Behind The Neck controversy
Many bodybuilders and even few bodybuilding coaches don’t recommend doing over-head press behind the neck. They say: it’s bad for your shoulders; you will tear your muscle, destroy your rotator cuffs or some other bull shit. Look, it’s not the exercise that is ‘bad’. The reasons of problems or injuries with behind the neck exercises are:
- Lack of flexibility – too tight and too strong chest muscles,
- Lack of mobility – excessive internal shoulders rotation,
- Wrong technique – losing correct position.
With some people it is all of the above. When we add to it too heavy weigh – slipped disk in the neck or any other injury is guaranteed.
To prepare yourself for this exercise make sure you stretch your chest regularly. Start doing some external rotation exercises for your shoulders – it will help you to lift heavier weight even with different exercises like bench press for example. And don’t increase the weight if you can’t keep correct position of your body.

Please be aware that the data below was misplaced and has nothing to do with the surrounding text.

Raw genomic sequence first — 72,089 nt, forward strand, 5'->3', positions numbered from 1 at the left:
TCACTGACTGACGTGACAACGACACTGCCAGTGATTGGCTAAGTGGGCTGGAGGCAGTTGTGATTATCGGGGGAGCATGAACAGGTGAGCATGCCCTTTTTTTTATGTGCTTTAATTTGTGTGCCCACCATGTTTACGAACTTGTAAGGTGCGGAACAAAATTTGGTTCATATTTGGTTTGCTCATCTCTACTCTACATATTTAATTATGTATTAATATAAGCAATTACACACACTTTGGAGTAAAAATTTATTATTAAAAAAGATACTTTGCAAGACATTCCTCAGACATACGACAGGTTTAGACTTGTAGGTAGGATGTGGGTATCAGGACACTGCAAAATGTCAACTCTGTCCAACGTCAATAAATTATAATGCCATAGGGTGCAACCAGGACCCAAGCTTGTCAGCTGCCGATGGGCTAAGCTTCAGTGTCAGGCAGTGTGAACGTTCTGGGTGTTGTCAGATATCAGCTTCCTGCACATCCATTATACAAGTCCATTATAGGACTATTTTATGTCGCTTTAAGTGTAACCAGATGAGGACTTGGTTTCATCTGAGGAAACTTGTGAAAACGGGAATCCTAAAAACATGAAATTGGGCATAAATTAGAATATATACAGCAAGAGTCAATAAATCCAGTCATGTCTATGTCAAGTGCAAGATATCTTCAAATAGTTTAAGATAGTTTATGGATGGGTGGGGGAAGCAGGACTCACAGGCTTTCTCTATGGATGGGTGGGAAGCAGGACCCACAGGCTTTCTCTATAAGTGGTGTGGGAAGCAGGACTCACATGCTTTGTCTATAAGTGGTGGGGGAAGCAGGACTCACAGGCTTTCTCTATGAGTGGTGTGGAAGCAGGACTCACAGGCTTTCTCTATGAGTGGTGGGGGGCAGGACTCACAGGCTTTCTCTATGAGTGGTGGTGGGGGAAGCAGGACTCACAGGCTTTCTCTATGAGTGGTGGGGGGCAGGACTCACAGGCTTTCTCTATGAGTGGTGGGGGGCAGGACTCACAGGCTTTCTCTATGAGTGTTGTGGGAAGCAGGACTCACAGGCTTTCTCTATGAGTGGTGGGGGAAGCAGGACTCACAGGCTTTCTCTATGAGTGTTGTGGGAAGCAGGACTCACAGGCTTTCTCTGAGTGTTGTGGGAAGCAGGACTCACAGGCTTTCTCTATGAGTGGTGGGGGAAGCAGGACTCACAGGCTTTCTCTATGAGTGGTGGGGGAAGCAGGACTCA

If you are quiet flexible and able to perform this exercise correct but feel discomfort or have some other issue with pressing behind the neck simply don’t do it, maybe it’s just not for you.
Shoulder press behind the neck is one of the most effective exercises for delts. It will pack some meat onto sides of your shoulders what will make you look much wider and bigger. It may not be for everybody though. If you feel discomfort, pain or any other problem during it you can substitute it with smith machine version or avoid it completely. However don’t abandon it too quick, make sure your chest is well stretch before attempting it and don’t jump to heavy weight straight away.
For anybody claiming that this exercise is simply ‘bad’ and should be avoided I can only remind that many of the old time bodybuilders like Franco Columbu or Nasser El Sonbaty (pictures above) performed pressing behind the neck for years. Many modern lifters still use it in their routines training often with far heavier weight than 100kg/225lbs.